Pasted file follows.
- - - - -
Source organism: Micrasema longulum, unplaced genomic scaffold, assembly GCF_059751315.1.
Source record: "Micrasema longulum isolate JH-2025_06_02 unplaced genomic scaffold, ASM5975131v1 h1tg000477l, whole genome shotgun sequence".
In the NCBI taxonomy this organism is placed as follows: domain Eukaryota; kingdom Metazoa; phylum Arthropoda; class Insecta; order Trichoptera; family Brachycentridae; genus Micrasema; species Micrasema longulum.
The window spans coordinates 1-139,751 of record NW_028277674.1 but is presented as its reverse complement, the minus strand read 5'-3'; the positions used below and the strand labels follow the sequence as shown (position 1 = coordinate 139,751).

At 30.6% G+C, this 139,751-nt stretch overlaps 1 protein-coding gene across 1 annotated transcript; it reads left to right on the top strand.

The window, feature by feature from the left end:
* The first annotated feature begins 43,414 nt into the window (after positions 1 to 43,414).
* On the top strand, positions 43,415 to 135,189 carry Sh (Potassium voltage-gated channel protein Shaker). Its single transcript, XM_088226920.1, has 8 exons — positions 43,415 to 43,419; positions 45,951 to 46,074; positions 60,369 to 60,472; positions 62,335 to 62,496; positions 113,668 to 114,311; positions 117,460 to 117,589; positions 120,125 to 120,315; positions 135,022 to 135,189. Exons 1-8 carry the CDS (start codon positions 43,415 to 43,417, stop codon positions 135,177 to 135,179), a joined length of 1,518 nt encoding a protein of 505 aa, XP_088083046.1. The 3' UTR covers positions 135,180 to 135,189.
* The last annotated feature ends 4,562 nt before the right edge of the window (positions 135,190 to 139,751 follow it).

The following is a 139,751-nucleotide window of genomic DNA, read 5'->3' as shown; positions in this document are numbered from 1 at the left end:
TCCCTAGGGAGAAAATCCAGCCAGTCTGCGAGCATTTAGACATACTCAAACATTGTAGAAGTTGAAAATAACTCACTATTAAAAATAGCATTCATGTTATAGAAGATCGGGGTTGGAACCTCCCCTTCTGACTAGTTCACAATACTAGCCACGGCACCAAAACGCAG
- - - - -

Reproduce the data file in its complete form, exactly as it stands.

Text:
Source organism: Micrasema longulum, unplaced genomic scaffold, assembly GCF_059751315.1.
Source record: "Micrasema longulum isolate JH-2025_06_02 unplaced genomic scaffold, ASM5975131v1 h1tg000477l, whole genome shotgun sequence".
In the NCBI taxonomy this organism is placed as follows: domain Eukaryota; kingdom Metazoa; phylum Arthropoda; class Insecta; order Trichoptera; family Brachycentridae; genus Micrasema; species Micrasema longulum.
The window spans coordinates 1-139,751 of record NW_028277674.1 but is presented as its reverse complement, the minus strand read 5'-3'; the positions used below and the strand labels follow the sequence as shown (position 1 = coordinate 139,751).

At 30.6% G+C, this 139,751-nt stretch overlaps 1 protein-coding gene across 1 annotated transcript; it reads left to right on the top strand.

The window, feature by feature from the left end:
* The first annotated feature begins 43,414 nt into the window (after positions 1 to 43,414).
* On the top strand, positions 43,415 to 135,189 carry Sh (Potassium voltage-gated channel protein Shaker). Its single transcript, XM_088226920.1, has 8 exons — positions 43,415 to 43,419; positions 45,951 to 46,074; positions 60,369 to 60,472; positions 62,335 to 62,496; positions 113,668 to 114,311; positions 117,460 to 117,589; positions 120,125 to 120,315; positions 135,022 to 135,189. Exons 1-8 carry the CDS (start codon positions 43,415 to 43,417, stop codon positions 135,177 to 135,179), a joined length of 1,518 nt encoding a protein of 505 aa, XP_088083046.1. The 3' UTR covers positions 135,180 to 135,189.
* The last annotated feature ends 4,562 nt before the right edge of the window (positions 135,190 to 139,751 follow it).

The following is a 139,751-nucleotide window of genomic DNA, read 5'->3' as shown; positions in this document are numbered from 1 at the left end:
TCCCTAGGGAGAAAATCCAGCCAGTCTGCGAGCATTTAGACATACTCAAACATTGTAGAAGTTGAAAATAACTCACTATTAAAAATAGCATTCATGTTATAGAAGATCGGGGTTGGAACCTCCCCTTCTGACTAGTTCACAATACTAGCCACGGCACCAAAACGCAG